The Dutch are a football powerhouse and have enjoyed an alliance with South Korea which dates back to the FIFA World Cup of 2002. On that occasion Guus Hiddink became the toast of a nation by coaching the South Korean team to its greatest single achievement; reaching the Cup semifinals. Korea and the Netherlands have switched the numerals around and hope to do it again in 2020. This time they have a long game in mind; a strategic play to build Korea’s footballing future.
Amsterdam-based architecture practice UNStudio has created a masterplan for a new National Football Centre (NFC), which will be located 85 kilometres south of Seoul in Choenan-shi. It has assembled an international team of leading football stadium managers, pairing them with specialists in sports science and digital data collection. Together they boast substantial experience of working with top football clubs and training centres across the globe and the hope is that they can create facilities that will rival the world’s best.
In the new NFC, the women’s and youth teams share facilities with the men’s national team. The youth training facilities are designed to cultivate top league players, with training from international coaches and special emphasis on an integrated approach to mental and physical health.
The masterplan draws on insights from sports science and data technology. It houses indoor and outdoor stadia and over a dozen sports field disciplines, running tracks and indoor gymnasiums. These facilities will be linked to a number of sports medicine centres, helping ensure that athletes achieve peak performance.
Over-training and endless repetition of the same routines causes harm and so variety is essential in helping players sharpen their motor skills and reflexes. Multiple training and conditioning techniques will be used to help improve performance.
While training and conditioning means there is a big focus on the body, the mind of the player is just as important. Mental health is closely linked to the body’s development and nourishment. As a result, the campus provides facilities for the players to rest, relax and relieve stress, using a sympathetic material palette. Where possible, local natural materials of raw and exposed stone, timber, and textiles are used. Vegetation and green space is integral to the design, which is surrounded by farmland and rolling hills.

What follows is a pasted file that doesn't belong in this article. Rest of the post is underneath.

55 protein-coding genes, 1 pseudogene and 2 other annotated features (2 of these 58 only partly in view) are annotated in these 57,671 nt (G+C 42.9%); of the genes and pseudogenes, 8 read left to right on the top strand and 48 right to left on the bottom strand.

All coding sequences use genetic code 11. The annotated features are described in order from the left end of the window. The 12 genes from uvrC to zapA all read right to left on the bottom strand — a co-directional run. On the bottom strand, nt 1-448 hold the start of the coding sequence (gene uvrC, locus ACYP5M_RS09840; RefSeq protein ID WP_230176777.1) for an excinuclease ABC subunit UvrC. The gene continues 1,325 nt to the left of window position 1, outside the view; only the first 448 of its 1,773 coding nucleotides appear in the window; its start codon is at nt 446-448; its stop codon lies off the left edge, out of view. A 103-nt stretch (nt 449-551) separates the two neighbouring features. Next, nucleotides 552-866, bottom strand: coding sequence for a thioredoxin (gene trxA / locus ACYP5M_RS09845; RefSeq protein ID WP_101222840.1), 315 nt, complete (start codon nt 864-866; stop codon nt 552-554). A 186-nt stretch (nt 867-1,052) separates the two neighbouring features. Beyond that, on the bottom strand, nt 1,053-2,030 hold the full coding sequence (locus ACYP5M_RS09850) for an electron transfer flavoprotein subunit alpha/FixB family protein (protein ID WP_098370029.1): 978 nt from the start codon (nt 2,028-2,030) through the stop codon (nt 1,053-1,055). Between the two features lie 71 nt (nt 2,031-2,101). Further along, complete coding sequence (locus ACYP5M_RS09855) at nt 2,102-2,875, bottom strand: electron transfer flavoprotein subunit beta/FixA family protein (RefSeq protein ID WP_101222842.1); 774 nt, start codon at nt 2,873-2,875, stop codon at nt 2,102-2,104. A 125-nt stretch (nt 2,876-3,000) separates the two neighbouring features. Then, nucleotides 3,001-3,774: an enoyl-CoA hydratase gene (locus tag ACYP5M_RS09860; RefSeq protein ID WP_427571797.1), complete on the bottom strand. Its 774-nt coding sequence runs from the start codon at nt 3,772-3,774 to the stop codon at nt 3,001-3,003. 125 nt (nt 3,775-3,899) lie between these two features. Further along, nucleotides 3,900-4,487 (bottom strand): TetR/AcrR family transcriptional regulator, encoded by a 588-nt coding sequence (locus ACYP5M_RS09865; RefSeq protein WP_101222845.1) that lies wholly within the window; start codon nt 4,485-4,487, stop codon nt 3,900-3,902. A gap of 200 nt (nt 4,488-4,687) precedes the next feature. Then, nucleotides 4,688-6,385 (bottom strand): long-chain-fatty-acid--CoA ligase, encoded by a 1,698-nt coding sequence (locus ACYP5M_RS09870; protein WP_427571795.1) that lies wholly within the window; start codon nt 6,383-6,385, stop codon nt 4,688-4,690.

Digital technology will also play an important role, allowing coaches, management and health care services to track athletes’ results. The UNStudio team has integrated technology into the built environment, allowing data collection on each user’s health, activity, time, schedule allocation and other bio-metric information.
While busy creating world-beaters of the future, the centre is also intended as an attractive destination for football fans, who will drawi inspiration from the story of Korean football as they use the facilities.The focal point of the masterplan is the central public plaza, located at the heart of the complex. It is here that a football museum and the indoor and outdoor stadiums frame a public pedestrian area comprising restaurants, shops and a number of semi-public sports facilities set within a dramatic tiered landscape.
With hubs in Amsterdam and Shanghai, designer UNStudio is working on diverse projects across the world, including Australia’s tallest tower. Known as Southbank by Beulah, it will give Melbourne a dramatic, twisting, ‘green spine’ of vertically connected terraces and verandas. The practice has several current activities in Korea, including creating a masterplan for the Gyeongdo Island sustainable leisure centre, designing a large retail complex with a double-skinned kinetic facade, and a museum. A smart centre masterplan for Bangalore and a cable car connecting China and Russia contribute to an exciting and varied design programme.